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Casshern Sins Review

June 18, 2009

story 5/10

Casshern Sins screenshot

Despite being a remake to a kitschy 70’s anime “classic,” Casshern Sins begins promisingly. In the first few episodes, the creators lay out a post-apocalyptic setting that manages to feel both unabashedly retro and grimly bleak at the same time. The resulting mix of camp and angst is weirdly intriguing, especially when the solid supporting characters and mysterious titular protagonist are factored in.

Sadly, Casshern Sins fails to live up to its initial promise due to its unfocused overarching narrative. Rather than develop any core theme in the early to middle stages, the series meanders among flavor-of-the-week plots and half-hearted attempts at a main story. After countless thematically tangential episodes, the anime barely has room to resolve its main plotline and is forced to squeeze a half-hearted conclusion into the final few episodes. The final episodes seem to assert that death is needed to make life worth living. However, the distracted narrative and conflicting themes beforehand causes this moralizing to feel hollow and unconvincing by the time the creators decide to tack it to the end. At the end of the series, Casshern Sins doesn’t feel like it was ever actually about anything, and this is perhaps its greatest flaw.

The anime’s plot is further diluted by lame fight scenes that lack context or relevance. In many occasions, a group of mooks will simply appear in the middle of an episode to suicidally impale themselves on Casshern’s foot. These scenes appear to have been inserted to please the action junkies, but the problem is that Casshern Sins tries to be something more than just another shounen action show. By mixing mindless action with serious science-fiction, the anime fails to appeal to fans of either.

Still, in spite of all these weaknesses, the series is not without merit. Casshern Sins’ main strengths lie not in the actual meat of the plot, but in the assorted one-shot episodes that pepper the overarching narrative. While they disrupt the flow of the actual story, many of the disjointed plotlines are well-written enough to be entertaining in their own right. Granted, not all of the self-contained stories are good, but others are genuinely compelling. This alone prevents Sins’ story from being an outright failure.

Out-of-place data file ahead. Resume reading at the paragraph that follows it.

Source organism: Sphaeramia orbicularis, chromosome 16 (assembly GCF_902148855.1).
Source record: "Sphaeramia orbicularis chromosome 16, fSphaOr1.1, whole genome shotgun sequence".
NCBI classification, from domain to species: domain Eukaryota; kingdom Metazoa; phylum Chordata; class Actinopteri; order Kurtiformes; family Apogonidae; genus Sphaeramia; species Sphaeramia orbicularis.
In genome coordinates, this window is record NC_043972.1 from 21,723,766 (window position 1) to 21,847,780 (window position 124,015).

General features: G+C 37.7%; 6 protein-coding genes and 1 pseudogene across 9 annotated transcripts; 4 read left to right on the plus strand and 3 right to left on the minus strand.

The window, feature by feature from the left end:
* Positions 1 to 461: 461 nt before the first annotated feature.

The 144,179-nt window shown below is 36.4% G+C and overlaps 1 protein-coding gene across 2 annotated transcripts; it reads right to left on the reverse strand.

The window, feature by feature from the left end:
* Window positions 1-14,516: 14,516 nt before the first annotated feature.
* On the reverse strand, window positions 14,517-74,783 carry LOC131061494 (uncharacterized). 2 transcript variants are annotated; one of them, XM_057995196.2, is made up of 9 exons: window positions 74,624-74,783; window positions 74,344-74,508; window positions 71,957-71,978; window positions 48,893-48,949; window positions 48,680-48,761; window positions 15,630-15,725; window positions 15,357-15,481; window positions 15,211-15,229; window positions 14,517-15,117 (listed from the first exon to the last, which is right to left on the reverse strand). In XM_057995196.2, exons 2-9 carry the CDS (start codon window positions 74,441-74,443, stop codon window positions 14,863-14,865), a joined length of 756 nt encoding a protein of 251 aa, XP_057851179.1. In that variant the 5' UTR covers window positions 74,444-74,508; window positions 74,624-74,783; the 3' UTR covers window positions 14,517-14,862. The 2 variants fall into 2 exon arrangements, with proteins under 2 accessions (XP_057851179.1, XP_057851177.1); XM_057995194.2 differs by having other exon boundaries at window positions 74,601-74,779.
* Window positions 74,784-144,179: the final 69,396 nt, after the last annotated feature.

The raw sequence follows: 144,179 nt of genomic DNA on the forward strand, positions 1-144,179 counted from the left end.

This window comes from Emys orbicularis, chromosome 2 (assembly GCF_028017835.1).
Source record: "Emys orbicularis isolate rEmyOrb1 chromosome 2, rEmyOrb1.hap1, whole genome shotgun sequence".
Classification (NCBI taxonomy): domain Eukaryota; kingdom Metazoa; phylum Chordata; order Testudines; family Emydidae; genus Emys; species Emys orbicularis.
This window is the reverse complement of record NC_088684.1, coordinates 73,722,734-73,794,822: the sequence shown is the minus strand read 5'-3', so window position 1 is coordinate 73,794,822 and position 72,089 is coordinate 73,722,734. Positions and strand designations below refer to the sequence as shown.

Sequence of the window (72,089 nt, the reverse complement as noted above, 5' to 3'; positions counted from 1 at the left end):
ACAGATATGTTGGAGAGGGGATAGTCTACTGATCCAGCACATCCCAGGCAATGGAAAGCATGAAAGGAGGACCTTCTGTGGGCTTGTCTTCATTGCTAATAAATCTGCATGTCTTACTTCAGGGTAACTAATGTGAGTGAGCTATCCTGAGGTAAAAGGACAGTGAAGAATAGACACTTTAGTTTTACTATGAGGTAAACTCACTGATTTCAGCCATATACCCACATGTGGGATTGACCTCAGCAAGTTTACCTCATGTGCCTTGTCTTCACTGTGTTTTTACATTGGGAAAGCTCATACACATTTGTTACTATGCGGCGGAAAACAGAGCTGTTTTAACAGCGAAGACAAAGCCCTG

animation 8/10

Fortunately, Casshern Sins has an excellent idea of what it wants to look like, if not what it wants to be about. Put simply, the style of the series' dystopian setting is wonderful. Casshern Sins uses carefully chosen color schemes and crisp animation all to great effect, and the final visual package is one of the most impressive I've seen this year. A particularly impressive aspect of the visual package is the dramatic use of light in just about every scene. It's not Makoto Shinkai obsessive, but the shadows drawn across the hero's face do a lot to darken the mood.

sound 7/10

Voice acting as a whole is uneven. The protagonist’s seiyuu is so hideously terrible that I genuinely wondered if he was trying to sound wooden on purpose, while some of the supporting roles turn in excellent work. On the other hand, the background music is almost universally excellent. The music grimly underscores the anime’s bleak mood without ever becoming a distraction. The soundtrack’s one flaw is its frequent repetition, but this never becomes too much of a problem.

characters 3.5/10

In addition to the haphazard plot and the hamfisted ending, the creators botch the characterization on nearly every major player in the show. Casshern himself is the most egregious example; his deadpan voice acting, terrible dialogue and unconvincing development combine to form one of the most ineffective protagonists that I've ever seen. Dio and Leda, the two main villains, are almost as bad; not only are their motivations left woefully unexplained, they're just flat-out boring characters.